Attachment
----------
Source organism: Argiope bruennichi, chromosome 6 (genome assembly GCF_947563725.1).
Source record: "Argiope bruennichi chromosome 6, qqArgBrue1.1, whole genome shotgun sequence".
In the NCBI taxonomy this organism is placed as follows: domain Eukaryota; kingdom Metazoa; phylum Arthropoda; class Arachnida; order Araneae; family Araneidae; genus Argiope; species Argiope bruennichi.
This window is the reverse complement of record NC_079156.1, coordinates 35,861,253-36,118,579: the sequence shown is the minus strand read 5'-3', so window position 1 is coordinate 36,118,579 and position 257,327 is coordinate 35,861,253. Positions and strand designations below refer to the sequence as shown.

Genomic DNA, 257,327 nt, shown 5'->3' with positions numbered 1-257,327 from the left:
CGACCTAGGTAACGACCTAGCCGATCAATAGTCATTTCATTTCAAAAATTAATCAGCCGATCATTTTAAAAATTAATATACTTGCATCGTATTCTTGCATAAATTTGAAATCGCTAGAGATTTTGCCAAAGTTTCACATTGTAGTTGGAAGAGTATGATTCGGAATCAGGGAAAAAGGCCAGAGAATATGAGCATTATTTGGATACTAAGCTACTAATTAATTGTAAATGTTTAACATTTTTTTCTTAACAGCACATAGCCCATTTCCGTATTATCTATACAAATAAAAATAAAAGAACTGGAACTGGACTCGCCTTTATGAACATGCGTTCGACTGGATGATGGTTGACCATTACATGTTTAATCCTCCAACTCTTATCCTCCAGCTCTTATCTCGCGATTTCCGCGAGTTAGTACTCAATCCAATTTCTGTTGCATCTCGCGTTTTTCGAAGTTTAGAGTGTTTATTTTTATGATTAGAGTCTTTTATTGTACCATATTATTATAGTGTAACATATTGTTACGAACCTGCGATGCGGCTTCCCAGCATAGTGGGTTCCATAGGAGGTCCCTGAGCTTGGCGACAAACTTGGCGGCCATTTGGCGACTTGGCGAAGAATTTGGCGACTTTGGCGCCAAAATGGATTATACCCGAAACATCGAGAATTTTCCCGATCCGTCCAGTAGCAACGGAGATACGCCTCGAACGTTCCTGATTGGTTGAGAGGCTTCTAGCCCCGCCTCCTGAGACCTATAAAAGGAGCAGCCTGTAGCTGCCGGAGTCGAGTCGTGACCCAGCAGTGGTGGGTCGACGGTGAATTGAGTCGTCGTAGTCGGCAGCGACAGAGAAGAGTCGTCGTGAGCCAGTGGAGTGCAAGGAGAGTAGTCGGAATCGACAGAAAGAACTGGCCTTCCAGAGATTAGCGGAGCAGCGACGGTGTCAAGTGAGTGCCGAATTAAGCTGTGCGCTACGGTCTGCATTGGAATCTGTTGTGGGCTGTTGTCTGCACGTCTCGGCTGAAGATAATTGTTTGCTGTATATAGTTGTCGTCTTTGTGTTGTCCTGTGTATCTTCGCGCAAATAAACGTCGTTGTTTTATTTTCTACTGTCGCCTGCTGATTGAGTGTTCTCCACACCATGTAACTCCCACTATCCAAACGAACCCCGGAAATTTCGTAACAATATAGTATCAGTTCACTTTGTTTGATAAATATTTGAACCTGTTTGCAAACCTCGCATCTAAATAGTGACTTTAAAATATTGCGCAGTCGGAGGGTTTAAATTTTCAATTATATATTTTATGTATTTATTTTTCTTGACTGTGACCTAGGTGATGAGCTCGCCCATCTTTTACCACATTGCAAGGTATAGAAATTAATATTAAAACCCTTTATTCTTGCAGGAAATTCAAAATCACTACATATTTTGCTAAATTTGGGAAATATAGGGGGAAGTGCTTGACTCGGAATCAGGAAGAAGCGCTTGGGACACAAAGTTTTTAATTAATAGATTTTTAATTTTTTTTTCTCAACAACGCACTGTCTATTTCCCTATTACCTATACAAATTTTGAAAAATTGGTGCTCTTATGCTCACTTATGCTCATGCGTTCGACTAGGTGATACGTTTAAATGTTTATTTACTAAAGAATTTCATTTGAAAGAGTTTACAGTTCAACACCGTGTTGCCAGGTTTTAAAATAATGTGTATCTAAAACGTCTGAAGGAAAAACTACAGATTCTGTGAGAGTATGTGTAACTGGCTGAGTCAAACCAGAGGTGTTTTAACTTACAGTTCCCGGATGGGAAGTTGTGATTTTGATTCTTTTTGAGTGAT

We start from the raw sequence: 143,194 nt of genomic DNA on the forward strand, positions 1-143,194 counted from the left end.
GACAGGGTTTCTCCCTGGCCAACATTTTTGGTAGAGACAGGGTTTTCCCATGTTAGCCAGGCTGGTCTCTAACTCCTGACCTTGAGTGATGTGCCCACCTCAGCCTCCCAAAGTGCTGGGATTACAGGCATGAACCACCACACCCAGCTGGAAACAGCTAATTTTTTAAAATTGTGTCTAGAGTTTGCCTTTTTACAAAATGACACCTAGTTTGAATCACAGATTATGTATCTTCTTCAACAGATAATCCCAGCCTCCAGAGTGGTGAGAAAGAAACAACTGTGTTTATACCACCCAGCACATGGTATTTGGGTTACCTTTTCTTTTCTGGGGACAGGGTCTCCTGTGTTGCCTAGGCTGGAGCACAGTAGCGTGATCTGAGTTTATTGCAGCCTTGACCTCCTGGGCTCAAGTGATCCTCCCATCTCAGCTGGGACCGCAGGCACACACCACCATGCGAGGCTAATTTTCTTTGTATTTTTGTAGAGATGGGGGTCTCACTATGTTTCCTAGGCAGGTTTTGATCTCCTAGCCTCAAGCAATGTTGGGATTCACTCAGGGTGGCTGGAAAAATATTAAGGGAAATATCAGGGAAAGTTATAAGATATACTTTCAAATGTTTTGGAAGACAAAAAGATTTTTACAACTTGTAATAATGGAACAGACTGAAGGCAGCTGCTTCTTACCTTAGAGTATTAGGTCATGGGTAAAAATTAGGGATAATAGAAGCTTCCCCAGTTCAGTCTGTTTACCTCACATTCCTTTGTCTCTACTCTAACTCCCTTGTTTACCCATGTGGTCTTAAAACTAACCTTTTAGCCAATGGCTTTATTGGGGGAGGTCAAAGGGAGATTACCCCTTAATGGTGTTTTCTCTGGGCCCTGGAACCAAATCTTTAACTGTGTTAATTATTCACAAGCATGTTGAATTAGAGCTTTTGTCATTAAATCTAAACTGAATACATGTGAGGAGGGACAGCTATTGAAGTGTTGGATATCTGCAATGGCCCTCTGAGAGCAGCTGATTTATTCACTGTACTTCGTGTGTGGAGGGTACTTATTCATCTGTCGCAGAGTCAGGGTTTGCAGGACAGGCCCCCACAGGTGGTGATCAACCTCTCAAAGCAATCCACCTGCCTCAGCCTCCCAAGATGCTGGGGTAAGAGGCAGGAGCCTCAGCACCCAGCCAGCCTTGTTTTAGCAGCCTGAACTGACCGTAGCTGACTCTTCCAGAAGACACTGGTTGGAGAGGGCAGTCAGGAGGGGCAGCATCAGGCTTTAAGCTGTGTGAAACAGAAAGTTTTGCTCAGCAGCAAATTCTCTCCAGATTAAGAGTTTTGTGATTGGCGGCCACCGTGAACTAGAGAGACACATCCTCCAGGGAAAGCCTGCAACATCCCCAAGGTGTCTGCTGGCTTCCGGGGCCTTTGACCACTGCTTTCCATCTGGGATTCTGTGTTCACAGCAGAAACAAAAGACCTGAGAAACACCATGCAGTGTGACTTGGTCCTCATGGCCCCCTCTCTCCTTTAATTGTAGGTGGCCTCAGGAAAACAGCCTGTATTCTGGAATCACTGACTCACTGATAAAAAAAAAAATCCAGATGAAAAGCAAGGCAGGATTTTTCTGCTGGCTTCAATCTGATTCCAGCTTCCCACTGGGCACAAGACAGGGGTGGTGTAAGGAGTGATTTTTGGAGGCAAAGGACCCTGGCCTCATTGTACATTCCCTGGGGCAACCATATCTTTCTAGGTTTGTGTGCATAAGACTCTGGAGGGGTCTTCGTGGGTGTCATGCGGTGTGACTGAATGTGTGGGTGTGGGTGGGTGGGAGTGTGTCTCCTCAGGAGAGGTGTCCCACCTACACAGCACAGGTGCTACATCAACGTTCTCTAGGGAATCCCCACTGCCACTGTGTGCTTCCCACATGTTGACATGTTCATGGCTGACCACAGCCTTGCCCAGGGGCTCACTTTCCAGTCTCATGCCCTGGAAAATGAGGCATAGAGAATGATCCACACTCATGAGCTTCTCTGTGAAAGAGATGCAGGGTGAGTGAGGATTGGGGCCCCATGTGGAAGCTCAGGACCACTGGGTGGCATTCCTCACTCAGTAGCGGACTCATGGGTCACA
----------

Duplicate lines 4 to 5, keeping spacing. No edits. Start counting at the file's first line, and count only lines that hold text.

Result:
This window is the reverse complement of record NC_079156.1, coordinates 35,861,253-36,118,579: the sequence shown is the minus strand read 5'-3', so window position 1 is coordinate 36,118,579 and position 257,327 is coordinate 35,861,253. Positions and strand designations below refer to the sequence as shown.

Genomic DNA, 257,327 nt, shown 5'->3' with positions numbered 1-257,327 from the left: